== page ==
Finding support and help when you’re an addict and suffering from mental illness is a challenge. In Modesto’s case, he did not know where to turn when he moved to a new country where he didn’t know the language. Born in Mexico City, Modesto came to the United States at the age of 16. When he first arrived, he had hopes of getting an education, learning English and securing a job to provide for his family. However, needing to find work to support himself, he dropped out of school to work as a farmworker. He soon turned to alcohol to cope with the day-to-day struggles.
“I remember hearing voices and thought it was normal,” he says.
After years of suffering from alcohol abuse, he was later diagnosed with schizophrenia. Eventually, he hit rock bottom and Modesto reached out for help.
In November 2017, he came to Pacific Clinics’ site in El Monte to begin his journey to recovery and wellness. He resisted support in the beginning, but learned to accept help from his treatment team who worked hard to find resources for Modesto and earned his trust.
At Pacific Clinics he receives medication support by working closely with our psychiatrist and nurses, targeted case management – to link him to community support services and continue to assist him with Section 8 housing requirements – as well as individual case management to assist with activities of daily living, increase social skills and verbalizing his needs, and individual therapy to work on depression and anxiety.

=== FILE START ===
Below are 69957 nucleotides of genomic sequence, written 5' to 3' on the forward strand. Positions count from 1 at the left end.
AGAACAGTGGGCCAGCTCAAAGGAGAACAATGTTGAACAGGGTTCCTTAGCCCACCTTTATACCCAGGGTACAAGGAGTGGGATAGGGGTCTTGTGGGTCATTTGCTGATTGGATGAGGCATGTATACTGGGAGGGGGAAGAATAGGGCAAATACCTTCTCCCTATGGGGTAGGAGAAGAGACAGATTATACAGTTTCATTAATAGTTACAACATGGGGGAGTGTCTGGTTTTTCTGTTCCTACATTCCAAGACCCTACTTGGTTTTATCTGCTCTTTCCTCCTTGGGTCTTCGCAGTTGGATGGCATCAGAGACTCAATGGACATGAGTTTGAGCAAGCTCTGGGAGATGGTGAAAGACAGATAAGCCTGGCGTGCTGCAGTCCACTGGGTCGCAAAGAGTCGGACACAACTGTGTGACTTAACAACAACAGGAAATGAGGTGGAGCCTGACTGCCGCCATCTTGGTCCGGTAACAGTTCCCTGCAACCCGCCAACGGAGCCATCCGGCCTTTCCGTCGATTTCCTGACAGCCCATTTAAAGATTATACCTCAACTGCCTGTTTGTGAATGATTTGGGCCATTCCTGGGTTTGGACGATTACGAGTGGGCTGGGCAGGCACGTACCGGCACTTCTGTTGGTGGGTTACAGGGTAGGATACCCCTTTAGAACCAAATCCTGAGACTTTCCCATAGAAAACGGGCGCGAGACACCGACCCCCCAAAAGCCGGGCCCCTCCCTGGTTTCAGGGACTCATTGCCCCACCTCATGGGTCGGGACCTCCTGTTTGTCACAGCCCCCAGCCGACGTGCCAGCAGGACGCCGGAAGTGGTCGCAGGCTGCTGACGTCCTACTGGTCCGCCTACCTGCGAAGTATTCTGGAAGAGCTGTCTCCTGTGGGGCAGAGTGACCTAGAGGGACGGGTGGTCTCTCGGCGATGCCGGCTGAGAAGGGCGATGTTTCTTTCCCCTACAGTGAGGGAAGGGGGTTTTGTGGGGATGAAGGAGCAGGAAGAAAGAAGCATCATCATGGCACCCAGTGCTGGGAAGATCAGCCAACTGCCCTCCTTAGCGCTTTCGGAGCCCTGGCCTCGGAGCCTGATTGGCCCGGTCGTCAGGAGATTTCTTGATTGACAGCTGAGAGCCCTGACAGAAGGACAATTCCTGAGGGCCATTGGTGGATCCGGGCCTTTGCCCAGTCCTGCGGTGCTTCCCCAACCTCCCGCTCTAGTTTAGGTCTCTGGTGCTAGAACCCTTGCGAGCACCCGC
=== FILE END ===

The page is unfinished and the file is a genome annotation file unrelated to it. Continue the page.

With the support of his treatment team, Modesto is also building stronger familial relationships. He recalls a day when his siblings spent the day together, eating at Golden Corral. They praised his improvements and encouraged him to stay sober. “It’s really hard in the beginning. People don’t see you in the best light,” Modesto says. “But now, my siblings and I have a good relationship and they want to see me do well.”
Modesto advises anyone struggling with mental illness or drugs and alcohol to come to Pacific Clinics and find support groups to help make things easier. “When there’s a will, anyone can do what I did. They can change and there’s hope.”
Today, Modesto is more than two years sober, attends AA meetings, checks in regularly with his treatment team and has housing. He focuses on accomplishing goals of learning more English through ESL classes, working towards obtaining a job and is an active participant at his church. His Mental Health Therapist Elizabeth Rodarte-Saldana says Modesto recently moved to a lower level of care, Field Capable Clinical Services (FCCS), “which is an accomplishment and a great milestone that he was able to reach that indicates his ability to maintain stability for at least a year.”
Mental Health Therapist Elizabeth Rodarte-Saldana; Modesto C.; LPT/LVN Gretchen Valdes